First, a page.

The idea is not new. The manufacturing industry has been relying on the furlough for years, but under a different name: 'annual shutdown.' Manufacturers will often shut down the assembly line and send everyone home for a week or two, usually over Christmas when inventory is high and people aren't buying. Annual shutdowns in the manufacturing sector for a week or two are fairly common.

But now the idea has caught on in non-manufacturing sectors. It was announced early in the New Year that Gannett, the newspaper-publishing giant, would require all employees to take a week's furlough sometime within the first quarter. That's a week off without pay, and one un-named Gannett journalist referred to the mandated furlough as "banishment."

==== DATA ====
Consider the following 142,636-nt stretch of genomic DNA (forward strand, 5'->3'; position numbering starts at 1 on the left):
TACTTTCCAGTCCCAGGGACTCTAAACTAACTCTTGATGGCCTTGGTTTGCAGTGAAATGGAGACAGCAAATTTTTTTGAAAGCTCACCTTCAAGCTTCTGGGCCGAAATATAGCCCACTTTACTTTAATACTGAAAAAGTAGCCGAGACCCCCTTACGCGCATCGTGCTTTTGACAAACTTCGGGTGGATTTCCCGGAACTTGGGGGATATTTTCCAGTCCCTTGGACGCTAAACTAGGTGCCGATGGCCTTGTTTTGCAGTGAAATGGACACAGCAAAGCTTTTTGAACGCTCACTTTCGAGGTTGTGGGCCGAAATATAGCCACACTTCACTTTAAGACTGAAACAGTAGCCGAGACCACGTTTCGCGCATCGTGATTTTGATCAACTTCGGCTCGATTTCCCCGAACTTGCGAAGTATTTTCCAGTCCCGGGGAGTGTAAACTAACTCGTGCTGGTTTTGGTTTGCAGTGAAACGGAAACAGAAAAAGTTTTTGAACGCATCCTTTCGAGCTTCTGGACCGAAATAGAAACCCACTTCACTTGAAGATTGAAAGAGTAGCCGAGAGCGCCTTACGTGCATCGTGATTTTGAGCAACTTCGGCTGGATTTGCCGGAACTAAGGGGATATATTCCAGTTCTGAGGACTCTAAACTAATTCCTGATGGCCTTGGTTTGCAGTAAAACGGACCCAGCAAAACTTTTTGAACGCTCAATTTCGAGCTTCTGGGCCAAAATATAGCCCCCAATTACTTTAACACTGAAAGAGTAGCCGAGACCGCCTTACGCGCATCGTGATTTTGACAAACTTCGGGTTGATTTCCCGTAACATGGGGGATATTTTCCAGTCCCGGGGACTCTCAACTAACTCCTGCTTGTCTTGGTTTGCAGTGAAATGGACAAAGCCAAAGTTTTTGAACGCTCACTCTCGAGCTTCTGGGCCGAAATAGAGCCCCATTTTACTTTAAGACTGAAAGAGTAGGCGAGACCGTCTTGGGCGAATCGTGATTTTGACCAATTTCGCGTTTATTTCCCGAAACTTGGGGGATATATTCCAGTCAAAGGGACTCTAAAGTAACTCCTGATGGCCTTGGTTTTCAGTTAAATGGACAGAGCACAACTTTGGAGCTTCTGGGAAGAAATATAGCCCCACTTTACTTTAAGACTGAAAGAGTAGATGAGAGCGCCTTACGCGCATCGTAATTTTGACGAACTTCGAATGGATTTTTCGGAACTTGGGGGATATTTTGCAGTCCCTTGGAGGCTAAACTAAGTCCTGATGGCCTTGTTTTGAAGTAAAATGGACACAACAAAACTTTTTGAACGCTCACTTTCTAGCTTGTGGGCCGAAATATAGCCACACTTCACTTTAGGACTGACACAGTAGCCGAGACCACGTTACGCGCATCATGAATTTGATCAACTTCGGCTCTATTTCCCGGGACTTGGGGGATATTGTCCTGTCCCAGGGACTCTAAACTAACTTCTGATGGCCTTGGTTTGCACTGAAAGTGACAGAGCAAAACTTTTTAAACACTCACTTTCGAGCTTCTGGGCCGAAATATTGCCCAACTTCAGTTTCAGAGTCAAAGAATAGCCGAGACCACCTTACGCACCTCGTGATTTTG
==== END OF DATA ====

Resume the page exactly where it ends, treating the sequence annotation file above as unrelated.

Furloughs have been lauded as one way to fight the recession, and to spread the pain around. Employees who agree to a furlough in an effort to avoid layoffs are helping protect jobs for their fellow workers. President Obama said as much when he remarked about "the selflessness of workers who would rather cut their hours than see a friend lose their job."

However, more often than not it's a case of employers forcing the furlough on employees who can least afford the dip in pay, such as a single mother. And there's been talk of some healthy, and profitable companies enacting furloughs, whether they are needed or not, because they can. They've decided to catch the wave, save some money and increase profit and returns on investment at the same time. And they're doing it on the backs of their employees, some of whom can least afford the loss of income.